The decline (finally) of the pandemic has rekindled the engines of jewelry, but also the pleasure of shopping for Magnificent Jewels like those that Sotheby’s is selling in New York on June 9th. The auction also has a title: The Roaring Twenties 2.0. The sale includes a selection of 94 lots, including a set of white and colored diamonds. In addition to the high prices achieved for colored gems and designer pieces in Geneva earlier this month, the sale is further distinguished by exceptional Kashmir and Ceylon sapphires, Colombian emeralds and Burmese rubies set in iconic designs signed by the most prestigious houses. Immediately after the sale of Magnificent Jewels, online bids will open for the one-lot auction of a large 50.03 carat G-color round diamond, offered without reserve.
The pieces for sale will be on display at Sotheby’s galleries on York Avenue from 4 to 8 June as part of Sotheby’s Luxury Week, a series of nine auctions spanning the fastest growing categories in the luxury sphere. The highlight of the sale is a Fancy Vivid Yellow Diamond crafted by London-based Mayfair high jewelery, Glenn Spiro. The gem is 73.11 carats, and is named The Sienna Star, with the highest color rating for a yellow diamond from the Gemological Institute of America. The gem also represents one of the largest Fancy Vivid Yellow diamonds ever auctioned. The absolute scarcity of fine yellow diamonds exceeding 50 carats makes the appearance at auction of this stone a pivotal moment in the world of precious gems and “an extraordinary object in the extraordinary world of precious stones” according to Gia. The Sienna Star is offered for sale with an estimate of $ 3 million.
At the June auction it is the protagonist of a distinguished private collection that boasts six breathtaking jewels, estimated in total at over 13 million dollars: the proceeds will go to a charitable foundation. Above all, an impressive Colombian emerald and diamond necklace by Harry Winston, which combines an elegant and delicate design with exceptional stones and exquisite workmanship (estimate 1.5-2.5 million dollars).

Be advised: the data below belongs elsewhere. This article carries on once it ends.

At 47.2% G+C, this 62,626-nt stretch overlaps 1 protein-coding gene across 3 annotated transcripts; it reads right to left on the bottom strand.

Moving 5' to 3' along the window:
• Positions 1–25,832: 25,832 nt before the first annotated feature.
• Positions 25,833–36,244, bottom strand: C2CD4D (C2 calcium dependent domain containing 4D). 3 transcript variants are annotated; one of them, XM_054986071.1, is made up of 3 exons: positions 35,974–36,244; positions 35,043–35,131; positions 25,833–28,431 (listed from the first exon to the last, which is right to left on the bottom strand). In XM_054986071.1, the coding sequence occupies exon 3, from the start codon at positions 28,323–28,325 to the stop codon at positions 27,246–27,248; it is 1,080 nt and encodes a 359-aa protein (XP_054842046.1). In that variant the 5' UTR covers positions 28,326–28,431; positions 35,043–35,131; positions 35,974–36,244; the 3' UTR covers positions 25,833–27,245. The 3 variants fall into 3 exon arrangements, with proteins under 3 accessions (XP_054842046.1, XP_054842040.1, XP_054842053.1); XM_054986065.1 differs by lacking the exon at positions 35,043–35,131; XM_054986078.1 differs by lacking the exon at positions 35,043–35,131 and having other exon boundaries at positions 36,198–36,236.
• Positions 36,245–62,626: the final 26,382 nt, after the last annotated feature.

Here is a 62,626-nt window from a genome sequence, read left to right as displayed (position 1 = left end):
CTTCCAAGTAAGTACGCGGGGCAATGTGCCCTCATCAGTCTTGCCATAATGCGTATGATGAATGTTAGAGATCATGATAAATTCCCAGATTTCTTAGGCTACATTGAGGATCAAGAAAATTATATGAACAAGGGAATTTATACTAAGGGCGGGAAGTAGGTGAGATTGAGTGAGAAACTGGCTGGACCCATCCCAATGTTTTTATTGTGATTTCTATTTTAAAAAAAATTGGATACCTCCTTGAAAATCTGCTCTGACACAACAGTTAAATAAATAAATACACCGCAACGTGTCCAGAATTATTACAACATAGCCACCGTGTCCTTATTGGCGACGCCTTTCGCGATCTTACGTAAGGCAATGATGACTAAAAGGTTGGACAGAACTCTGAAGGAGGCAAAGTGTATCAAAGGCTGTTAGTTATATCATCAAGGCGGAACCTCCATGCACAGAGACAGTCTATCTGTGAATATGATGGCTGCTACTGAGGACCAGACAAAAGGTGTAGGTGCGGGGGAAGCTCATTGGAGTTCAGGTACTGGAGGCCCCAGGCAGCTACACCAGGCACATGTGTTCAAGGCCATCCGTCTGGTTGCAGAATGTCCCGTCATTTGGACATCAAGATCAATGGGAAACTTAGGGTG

Complementing this is a 13.02-carat Burmese ruby ring, mounted by Carvin French (estimate 1-2 million) and a spectacular necklace by Andrew Clunn, with 28 graduated oval-shaped diamonds totaling over 168 carats ( estimate 2-3 million). The collection is further completed by a 23.59 carat D Color, Internally Flawless, Type IIa diamond ring (estimate 1.8-2.8 million) and a pair of D Color diamond pendants, weighing 27.01. and 29.84 carats and estimated at 1-1.5 million and 1.2-1.8 million, respectively.
Van Cleef & Arpels show
From the great French Maison, the New York auction offers a necklace-bracelet combination in rose gold, pink sapphire and Zip Antique Udaipur diamonds. The zip applied to jewels was, as is known, an idea of the Duchess of Windsor in the 1930s, but the first of the now iconic Zip models by Van Cleef & Arpels is from 1950. The zip transforms a functional object into a technically brilliant jewel and glamorous that can be worn open like a necklace or closed like a bracelet. Very few examples were made during this period, further cementing the design as one of the most coveted jewelry in the world. More recently, Van Cleef & Arpels has produced a limited number of Zips: the Antique Udaipur model is among the most elegant and substantial.
Among the many innovations by Van Cleef & Arpels, their most celebrated is undoubtedly the mystery setting, an invisible embedding system. Patented in 1933, the technique gave rise to some of the most spectacular jewels of the 20th century, such as the Duchess of Windsor’s holly leaf brooch (1936) and Princess Faiza of Egypt’s strikingly naturalistic peony clip. The meticulous process takes approximately 90 minutes per gemstone, each fluted so that it can be run on a rail system, eliminating the need for spikes that would otherwise interrupt the passage of light. After hundreds, even thousands, of hours of work, a jewel of extraordinary fluidity is created. With just a handful of pieces created each year, Van Cleef’s mystery settings are the pinnacle of fine jewelry and a requirement for anyone wishing to have the full canon of jewelry design.
Cartier Art Déco
The June sale features exceptional jewelry from the 1920s and 1930s, Cartier’s most sought-after period. Among the lots in the catalog are two emeralds, pearls and diamonds clasps, a jabot brooch in diamonds and onyx, a jabot brooch with emerald and diamonds with jardinière motif and a diamond bracelet, with Old European diamonds, single cut and Emerald.